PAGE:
Winters call for echeveria care indoors in order to keep them hale and hearty. And after the frost has gone, slowly transfer them back outdoor during the spring. Some people prefer planting them each spring as they do not like them as a houseplant.
Sunlight and warmth
Echeveria like full sunlight as they are from native lands with intense heat. Yet, prevent them in summer afternoon with full sun and sudden sunlight changes. Excess sunlight will result in stress and ultimately in succulent leaves closing up. If you are planning to move your plants outside in the spring season, do it slowly. A couple of hours in the sunshine will do great before shifting them to full sun.
Direct afternoon sun can cause sunburn in the leaves and some parts of your succulents. Sunburnt leaves do not heal; and the leaves of this plant stay for long, thus making it look burnt. If the harm is extreme, cut the head off the succulent and re-grow from the start for the best results.
In the winter, when your succulents are indoors, place them at the sunniest window inside your house. Your succulents will start stretching out if they do not get adequate sunlight. Preferably place your plants nearby a south-facing window to avoid echeveria problems.
The succulents, inside or outside, don’t like too much moisture, but they also dislike being extremely dry. We have found out that succulents like water more than people think. In indoor environments, dry home temperature dehydrates things even quicker. If your soil is dry, it will weaken the roots of your plant resulting in succulent leaves curling down.
While watering your plant, ensure you moisten the soil and not the rosette. Give it water till it drains out the base. Do this a few times. Then do not water your plant till the soil is dry. To ensure your succulent does not wet all the time. To help stop this, keep the container from sitting in a saucer full of water. The watering of your plant depends on weather conditions and temperature. The maximum echeveria problems witnessed are mostly because of inappropriate watering ways.
Like other succulents, this plant wants soil that drains fast. It helps in moisture intake and rotting of the roots. Many gardeners make their distinct blend of topsoil and perlite. Yet, good quality soil or a cactus mix works the best. To examine the right soil, you can use this technique. Squeeze some wet soil together, and if it crumbles apart after releasing, it is the best.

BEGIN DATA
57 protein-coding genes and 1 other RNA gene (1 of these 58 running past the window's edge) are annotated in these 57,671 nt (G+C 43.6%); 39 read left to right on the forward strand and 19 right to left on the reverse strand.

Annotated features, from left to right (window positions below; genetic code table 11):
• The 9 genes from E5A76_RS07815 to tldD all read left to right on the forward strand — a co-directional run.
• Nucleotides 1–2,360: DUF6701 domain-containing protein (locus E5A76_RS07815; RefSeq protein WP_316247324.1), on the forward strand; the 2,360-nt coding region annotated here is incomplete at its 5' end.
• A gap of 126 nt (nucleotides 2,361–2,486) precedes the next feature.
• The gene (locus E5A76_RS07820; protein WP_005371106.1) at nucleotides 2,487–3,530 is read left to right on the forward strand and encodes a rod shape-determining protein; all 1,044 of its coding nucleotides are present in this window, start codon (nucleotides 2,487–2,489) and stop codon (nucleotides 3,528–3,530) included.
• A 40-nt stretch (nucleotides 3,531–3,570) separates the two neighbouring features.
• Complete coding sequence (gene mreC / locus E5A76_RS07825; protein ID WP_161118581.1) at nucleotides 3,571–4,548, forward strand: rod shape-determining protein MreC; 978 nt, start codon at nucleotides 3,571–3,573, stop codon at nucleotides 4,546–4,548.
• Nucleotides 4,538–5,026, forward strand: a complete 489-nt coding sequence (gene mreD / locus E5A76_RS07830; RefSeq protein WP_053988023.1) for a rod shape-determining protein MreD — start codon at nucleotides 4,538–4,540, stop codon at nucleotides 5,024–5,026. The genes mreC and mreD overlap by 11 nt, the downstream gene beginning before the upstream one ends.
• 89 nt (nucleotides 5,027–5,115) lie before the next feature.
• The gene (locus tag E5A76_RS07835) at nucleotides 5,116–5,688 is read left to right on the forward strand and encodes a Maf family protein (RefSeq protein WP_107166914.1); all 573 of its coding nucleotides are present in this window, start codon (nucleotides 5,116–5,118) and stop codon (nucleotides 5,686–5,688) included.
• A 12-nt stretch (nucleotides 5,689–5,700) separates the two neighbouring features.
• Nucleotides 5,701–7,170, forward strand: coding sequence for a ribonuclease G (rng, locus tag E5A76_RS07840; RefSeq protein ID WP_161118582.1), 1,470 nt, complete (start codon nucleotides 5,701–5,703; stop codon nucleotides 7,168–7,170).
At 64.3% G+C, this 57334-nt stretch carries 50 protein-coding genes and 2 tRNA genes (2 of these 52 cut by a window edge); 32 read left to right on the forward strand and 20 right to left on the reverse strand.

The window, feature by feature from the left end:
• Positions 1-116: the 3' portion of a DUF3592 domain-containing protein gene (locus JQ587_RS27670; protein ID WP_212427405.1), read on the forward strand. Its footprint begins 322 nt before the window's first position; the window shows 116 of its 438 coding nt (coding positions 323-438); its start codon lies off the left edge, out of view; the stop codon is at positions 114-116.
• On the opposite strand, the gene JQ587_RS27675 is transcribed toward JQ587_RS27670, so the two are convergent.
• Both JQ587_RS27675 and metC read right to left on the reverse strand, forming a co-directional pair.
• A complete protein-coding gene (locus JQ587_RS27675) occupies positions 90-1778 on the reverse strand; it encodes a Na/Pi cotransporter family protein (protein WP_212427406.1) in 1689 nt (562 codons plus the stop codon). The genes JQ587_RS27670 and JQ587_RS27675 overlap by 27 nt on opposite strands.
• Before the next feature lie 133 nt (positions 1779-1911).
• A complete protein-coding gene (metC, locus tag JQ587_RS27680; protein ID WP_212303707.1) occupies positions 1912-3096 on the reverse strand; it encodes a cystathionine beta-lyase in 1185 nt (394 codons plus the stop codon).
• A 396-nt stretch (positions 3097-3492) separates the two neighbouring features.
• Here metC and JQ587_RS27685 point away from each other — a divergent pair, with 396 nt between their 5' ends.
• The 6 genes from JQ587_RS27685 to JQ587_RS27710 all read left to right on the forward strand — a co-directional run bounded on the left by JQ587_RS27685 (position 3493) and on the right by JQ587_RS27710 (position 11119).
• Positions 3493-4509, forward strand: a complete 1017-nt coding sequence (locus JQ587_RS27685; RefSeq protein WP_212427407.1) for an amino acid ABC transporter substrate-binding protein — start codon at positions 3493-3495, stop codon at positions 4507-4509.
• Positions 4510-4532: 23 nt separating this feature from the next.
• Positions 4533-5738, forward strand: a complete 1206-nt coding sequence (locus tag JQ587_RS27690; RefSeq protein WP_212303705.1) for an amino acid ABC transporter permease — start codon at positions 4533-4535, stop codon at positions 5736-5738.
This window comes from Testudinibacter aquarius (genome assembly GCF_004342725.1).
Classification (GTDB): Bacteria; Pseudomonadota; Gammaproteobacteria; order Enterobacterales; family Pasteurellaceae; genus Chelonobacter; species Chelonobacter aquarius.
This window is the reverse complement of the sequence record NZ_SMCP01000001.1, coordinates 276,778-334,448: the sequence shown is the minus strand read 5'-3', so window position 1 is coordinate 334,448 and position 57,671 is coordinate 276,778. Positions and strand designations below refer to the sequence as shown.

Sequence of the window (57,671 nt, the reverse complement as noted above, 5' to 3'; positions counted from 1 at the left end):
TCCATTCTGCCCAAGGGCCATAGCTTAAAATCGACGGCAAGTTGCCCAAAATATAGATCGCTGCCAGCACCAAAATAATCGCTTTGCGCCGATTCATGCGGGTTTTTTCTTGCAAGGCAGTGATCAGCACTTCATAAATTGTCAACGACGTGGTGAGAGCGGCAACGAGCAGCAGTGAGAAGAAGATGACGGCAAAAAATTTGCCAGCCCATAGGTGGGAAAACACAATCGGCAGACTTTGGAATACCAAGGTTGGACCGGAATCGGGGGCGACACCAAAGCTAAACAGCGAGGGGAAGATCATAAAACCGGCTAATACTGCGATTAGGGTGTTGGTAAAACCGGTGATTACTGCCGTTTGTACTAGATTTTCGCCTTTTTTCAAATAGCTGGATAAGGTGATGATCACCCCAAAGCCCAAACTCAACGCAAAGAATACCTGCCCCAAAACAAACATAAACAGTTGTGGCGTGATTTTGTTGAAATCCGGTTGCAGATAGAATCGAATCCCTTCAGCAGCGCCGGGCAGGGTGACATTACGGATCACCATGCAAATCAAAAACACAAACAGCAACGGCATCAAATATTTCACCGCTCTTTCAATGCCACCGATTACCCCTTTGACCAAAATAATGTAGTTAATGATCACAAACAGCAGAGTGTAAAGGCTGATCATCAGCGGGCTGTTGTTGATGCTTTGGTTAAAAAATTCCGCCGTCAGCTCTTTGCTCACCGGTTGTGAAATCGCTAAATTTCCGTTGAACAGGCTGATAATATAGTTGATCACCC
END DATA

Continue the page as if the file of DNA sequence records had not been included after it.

- Garden magic top soil
- A blend of dark, reed sedge peat and sand
- Used as a top dressing and to fill holes in lawns and gardens
- Loosen heavy clay soils and enhance moisture retention in light soils
- Available in 40-pound
You will often come across the word ‘sandy’ when it comes to succulent soils. It means your soil should be able to drain well. If you want echeveria problems to stay away, you will have to re-pot them. Changing the soil regularly after a few years helps in keeping them healthy and budding.
Echeveria does not regularly need fertilizers, but their scarcity may result in echeveria leaves falling off. These plants grow well in soil that does not have a lot of nutrients. Thus, they are particularly vulnerable to fertilizer burn. Yet, they can profit from the additional boost occasionally. Use a slow-release compost at the start of spring or a dilute fluid fertilizer and spray it 2-4 times.
- SIZE — 50 pcs plants nursery pots,Nursery Pot dimensions: Height 6.9”, opening diameter 6.7”, bottom diameter 5.1”.
- Material– soft thin plastic. Which is lightweight, reusable and restored after being compressed with no broken.
- Special Design–12 small drain holes in these pot bottom can help soil drained and ventilated; and the top raised rim make they are easy to handle and to stack.
- Plastic Pots for Plants–The nursery pots are used for cuttings & seedlings, planting seed starting, which is great for doing a lot of succulent propagation, great as plant transition pots.
- Beautiful and Practicable–The plastic nursery pot is integrated with simple design, brick red exterior and dark interior, It’s beautiful and practical.
While potting your succulents, you will come across a variety of containers from which you will choose. Usually, the least size possible is the correct choice. Gardeners also worry about over-potting. It happens when you use a big pot for a tiny plant. The problem is that more soil volume can grasp more moisture and overwatered succulent results in root rot.
However, the topsoil you use with succulents must have exceptional drainage, and bigger pots should not be a problem. Thus, look for a container that you think looks stunning, is either small or big, and plant your Echeveria succulent.
To know about why your succulent is dying and get tips for saving it, check this video at
It will give a better understanding of echeveria problems.
Now you are confident try to heal your succulent from the problems it is suffering. To know more about echeveria problems, check out other blogs for better understanding and knowledge. They will help you keep your plants healthy and expanding your garden successfully.